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From greenhouse to hothouse: the language of climate change

Feedback effects could spark irreversible global warming, says scientists. But what does the word ‘hothouse’ imply?

Scientists warned this week that feedback effects in global warming might tip the Earth into a “hothouse state”, recovery from which could be impossible, even by reductions in CO2 emissions. How frightened should we be about moving from a greenhouse to a hothouse?

The mechanism by which atmospheric gases warm the planet has been well understood since the 19th century. High CO2 levels early in the Earth’s history, wrote the geologist Thomas Sterry Hunt in 1867, had created the sort of climate that would have resulted if we “had covered the Earth with an immense dome of glass, had transformed it into a great orchid house”. The term “greenhouse effect” was coined in 1907.

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Returning to Reims by Didier Eribon review – can you escape your upbringing?

A virtuosic memoir of sexual awakening and of childhood within a French working class that now seems to have deserted the left

What has happened to the left? It’s a question being asked all over Europe, but is especially pertinent in Didier Eribon’s home country, France. In last year’s presidential election, the Socialist party candidate scored a dismal 6.2% in the first round of voting, while the Bernie Sanders-esque Jean-Luc Mélenchon (universally described as “hard left” or “far left”) was also beaten by Marine Le Pen’s National Front. Popular attachment to social democracy is seemingly in retreat almost everywhere.

In this brilliant little book, Eribon attempts to explain why, using his own experience as illustration. It is a memoir of his upbringing as a working-class boy in a family that lived in provincial public-housing estates, where everyone left school as soon as possible and worked in ...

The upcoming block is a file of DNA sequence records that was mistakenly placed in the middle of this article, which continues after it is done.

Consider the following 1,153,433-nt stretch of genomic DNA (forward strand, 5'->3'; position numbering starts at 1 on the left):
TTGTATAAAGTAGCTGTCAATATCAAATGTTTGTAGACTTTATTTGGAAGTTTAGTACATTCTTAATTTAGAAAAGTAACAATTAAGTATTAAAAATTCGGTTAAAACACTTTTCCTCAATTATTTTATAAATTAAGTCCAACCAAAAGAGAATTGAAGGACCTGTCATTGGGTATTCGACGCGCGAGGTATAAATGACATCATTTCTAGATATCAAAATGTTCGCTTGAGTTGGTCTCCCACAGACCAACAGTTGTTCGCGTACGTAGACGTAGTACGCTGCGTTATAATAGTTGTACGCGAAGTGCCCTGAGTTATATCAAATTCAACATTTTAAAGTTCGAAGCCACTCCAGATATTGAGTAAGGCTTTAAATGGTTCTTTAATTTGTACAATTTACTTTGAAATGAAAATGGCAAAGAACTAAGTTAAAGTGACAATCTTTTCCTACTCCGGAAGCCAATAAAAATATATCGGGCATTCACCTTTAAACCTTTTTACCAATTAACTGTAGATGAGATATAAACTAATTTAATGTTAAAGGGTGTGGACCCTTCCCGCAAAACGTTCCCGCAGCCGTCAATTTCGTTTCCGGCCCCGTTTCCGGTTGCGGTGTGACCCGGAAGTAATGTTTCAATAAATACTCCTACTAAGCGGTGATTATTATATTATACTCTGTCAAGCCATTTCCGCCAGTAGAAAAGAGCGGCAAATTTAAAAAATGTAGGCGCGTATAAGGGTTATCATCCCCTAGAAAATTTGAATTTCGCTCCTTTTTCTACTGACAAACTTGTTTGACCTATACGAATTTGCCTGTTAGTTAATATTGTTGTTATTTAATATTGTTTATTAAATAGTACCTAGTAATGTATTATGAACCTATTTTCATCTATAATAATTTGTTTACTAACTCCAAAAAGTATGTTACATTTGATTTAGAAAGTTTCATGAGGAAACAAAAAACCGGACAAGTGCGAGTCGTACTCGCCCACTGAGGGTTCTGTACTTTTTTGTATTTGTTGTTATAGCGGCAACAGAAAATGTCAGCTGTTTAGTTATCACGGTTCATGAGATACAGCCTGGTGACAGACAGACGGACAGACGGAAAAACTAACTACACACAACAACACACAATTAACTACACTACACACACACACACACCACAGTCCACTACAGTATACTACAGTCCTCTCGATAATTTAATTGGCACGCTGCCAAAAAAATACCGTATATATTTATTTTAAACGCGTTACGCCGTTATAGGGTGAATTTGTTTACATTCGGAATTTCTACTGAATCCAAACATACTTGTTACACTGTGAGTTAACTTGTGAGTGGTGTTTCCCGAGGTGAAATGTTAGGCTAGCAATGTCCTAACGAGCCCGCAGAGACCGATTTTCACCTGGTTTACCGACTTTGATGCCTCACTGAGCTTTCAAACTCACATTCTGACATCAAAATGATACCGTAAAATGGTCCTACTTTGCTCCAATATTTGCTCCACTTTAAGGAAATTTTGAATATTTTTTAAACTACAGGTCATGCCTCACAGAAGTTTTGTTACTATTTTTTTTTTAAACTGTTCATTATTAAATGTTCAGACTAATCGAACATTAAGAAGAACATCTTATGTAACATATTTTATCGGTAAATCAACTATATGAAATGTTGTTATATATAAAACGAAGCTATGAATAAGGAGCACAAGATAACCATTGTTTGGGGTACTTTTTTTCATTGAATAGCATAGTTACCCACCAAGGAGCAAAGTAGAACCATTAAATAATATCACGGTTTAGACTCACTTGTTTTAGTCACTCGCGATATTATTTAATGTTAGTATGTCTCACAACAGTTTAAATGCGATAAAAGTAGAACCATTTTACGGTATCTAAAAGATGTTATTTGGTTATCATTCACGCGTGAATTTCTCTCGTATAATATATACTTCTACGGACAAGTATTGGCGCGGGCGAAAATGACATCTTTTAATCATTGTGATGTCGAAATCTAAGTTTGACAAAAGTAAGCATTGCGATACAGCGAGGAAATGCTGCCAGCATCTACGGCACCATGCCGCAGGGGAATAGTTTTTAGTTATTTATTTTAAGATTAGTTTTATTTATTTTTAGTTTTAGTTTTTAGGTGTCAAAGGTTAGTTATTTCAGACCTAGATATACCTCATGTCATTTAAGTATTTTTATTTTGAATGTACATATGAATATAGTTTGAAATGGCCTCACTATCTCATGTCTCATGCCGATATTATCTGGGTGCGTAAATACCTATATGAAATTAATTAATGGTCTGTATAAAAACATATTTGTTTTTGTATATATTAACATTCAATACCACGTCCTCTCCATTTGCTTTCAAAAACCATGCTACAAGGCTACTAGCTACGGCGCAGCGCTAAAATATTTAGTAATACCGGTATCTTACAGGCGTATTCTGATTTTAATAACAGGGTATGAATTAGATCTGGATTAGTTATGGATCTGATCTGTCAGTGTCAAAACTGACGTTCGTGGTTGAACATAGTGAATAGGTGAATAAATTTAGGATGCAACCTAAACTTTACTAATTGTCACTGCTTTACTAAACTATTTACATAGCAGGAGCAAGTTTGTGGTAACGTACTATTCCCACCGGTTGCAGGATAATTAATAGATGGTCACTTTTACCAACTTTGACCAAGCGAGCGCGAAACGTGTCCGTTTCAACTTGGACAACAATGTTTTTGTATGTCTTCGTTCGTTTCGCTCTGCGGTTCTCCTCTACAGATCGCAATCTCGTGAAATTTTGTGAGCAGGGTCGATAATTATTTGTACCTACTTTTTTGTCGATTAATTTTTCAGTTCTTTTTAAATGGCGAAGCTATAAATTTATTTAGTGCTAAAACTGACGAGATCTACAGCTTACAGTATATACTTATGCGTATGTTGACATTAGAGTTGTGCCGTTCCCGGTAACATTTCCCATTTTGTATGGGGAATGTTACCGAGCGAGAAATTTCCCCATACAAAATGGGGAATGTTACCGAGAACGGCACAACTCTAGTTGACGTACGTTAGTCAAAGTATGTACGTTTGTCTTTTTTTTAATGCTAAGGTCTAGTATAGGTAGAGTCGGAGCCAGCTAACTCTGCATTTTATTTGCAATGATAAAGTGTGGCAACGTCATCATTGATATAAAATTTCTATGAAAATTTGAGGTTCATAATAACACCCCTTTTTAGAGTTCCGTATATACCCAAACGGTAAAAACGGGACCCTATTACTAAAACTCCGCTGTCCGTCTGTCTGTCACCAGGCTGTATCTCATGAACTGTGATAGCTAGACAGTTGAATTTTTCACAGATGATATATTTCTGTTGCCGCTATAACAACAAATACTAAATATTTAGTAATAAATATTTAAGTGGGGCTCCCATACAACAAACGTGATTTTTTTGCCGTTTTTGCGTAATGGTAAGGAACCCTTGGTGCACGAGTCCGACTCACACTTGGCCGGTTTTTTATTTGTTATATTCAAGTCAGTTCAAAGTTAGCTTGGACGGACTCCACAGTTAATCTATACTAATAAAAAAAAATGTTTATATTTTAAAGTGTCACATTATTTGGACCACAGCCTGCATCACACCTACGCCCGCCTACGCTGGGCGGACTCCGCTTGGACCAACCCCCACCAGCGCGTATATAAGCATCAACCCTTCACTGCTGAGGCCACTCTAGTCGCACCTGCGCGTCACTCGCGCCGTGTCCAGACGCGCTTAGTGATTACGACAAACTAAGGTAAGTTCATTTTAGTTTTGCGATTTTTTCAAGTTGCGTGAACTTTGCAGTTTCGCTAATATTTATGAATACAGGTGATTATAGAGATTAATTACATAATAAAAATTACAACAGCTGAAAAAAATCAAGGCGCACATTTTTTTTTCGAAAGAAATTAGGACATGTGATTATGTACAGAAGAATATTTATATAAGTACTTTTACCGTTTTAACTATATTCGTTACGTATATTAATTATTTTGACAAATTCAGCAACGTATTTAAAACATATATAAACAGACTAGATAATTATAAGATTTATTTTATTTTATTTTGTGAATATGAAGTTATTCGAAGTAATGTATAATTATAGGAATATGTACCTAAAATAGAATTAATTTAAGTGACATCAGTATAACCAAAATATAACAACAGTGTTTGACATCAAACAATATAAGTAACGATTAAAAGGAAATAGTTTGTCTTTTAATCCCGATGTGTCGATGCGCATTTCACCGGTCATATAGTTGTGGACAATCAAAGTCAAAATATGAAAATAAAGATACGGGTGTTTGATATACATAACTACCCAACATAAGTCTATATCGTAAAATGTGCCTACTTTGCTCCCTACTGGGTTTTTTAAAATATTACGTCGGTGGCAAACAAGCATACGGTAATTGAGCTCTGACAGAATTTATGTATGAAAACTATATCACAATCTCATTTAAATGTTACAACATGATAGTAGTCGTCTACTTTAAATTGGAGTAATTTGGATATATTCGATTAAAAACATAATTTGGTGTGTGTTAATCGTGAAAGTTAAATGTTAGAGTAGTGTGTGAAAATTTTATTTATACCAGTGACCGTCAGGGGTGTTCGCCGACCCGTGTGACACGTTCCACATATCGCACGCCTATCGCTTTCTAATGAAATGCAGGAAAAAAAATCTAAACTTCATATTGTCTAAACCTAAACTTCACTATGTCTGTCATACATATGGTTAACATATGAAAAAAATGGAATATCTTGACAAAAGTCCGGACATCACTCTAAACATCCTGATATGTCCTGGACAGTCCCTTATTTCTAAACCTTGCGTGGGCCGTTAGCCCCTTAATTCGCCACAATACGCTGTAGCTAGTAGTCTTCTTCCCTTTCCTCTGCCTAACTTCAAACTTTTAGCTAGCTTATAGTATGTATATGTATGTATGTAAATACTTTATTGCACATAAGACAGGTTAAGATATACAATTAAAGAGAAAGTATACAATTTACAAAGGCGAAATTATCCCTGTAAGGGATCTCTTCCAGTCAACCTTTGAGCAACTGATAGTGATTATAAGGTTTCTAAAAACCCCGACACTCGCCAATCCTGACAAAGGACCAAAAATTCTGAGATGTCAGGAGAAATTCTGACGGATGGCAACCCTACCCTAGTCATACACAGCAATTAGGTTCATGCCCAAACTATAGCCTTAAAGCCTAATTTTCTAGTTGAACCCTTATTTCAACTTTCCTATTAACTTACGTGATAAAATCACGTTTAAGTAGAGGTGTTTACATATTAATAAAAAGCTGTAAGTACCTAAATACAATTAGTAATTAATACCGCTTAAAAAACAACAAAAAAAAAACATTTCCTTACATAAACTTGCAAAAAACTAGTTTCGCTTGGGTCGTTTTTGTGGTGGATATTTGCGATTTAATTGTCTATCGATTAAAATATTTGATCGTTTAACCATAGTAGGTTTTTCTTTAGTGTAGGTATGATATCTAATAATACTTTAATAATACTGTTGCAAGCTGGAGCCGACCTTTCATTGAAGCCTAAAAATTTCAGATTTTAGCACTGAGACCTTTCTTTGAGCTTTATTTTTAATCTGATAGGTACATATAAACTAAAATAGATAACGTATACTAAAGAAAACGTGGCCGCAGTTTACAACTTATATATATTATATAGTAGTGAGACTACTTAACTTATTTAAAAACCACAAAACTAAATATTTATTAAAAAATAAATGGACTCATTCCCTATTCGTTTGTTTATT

Are ‘thinktanks’ as brainy as they sound?

The Institute of Economic Affairs has reportedly been acting as a lobbying organisation for powerful interests. Has the word ‘thinktank’ been drained of its original meaning?

Controversy erupted this week with reports that the Institute of Economic Affairs, a thinktank, offered access to government ministers in exchange for cash from its donors, whose identities it keeps secret. But why are such institutions called thinktanks rather than think-aquaria, or think-helicopters?

Thinktanks are now lobbying organisations camouflaged under a thin veneer of pseudo-academicism

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The Re-Origin of Species by Torill Kornfeldt review – bringing extinct animals back to life

The ‘de-extinction’ of vanished wild animals, from the woolly mammoth to the Pyrenean ibex, raises deep questions about our relationship to nature

It’s harder than you might think to make a dinosaur. In Jurassic Park they do it by extracting a full set of dinosaur DNA from a mosquito preserved in amber, and then cloning it. But DNA degrades over time, and to date none has been found in a prehistoric mosquito or a dinosaur fossil. The more realistic prospect is to take a live dinosaur you have lying around already: a bird. Modern birds are considered a surviving line of theropod dinosaurs, closely related to the T rex and velociraptor. (Just look at their feet: “theropod” means “beast-footed”.) By tinkering with how a bird embryo develops, you can silence some of its modern adaptations and let the older genetic instructions take over. Enterprising researchers have already made a ...

From anxiety to Zuckerberg: an A-Z of Brexit

Hard or soft, clean, dirty or frictionless? As the EU debate reaches boiling point, it’s time to take a closer look at its unique lexicon

The syndrome known as “Brexit anxiety” is now so common that a team of psychotherapists from the Existential Academy is offering free sessions to help people avoid “being sucked into a vortex of gloom and doom”. Unfortunately only continental Europeans living in the UK qualify, so the rest of us will just have to pretend we like living in a vortex.

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Is Donald Trump Putin’s ‘poodle’, or a different kind of political animal?

The US president is only the latest in a long line of politicians accused of being a lap dog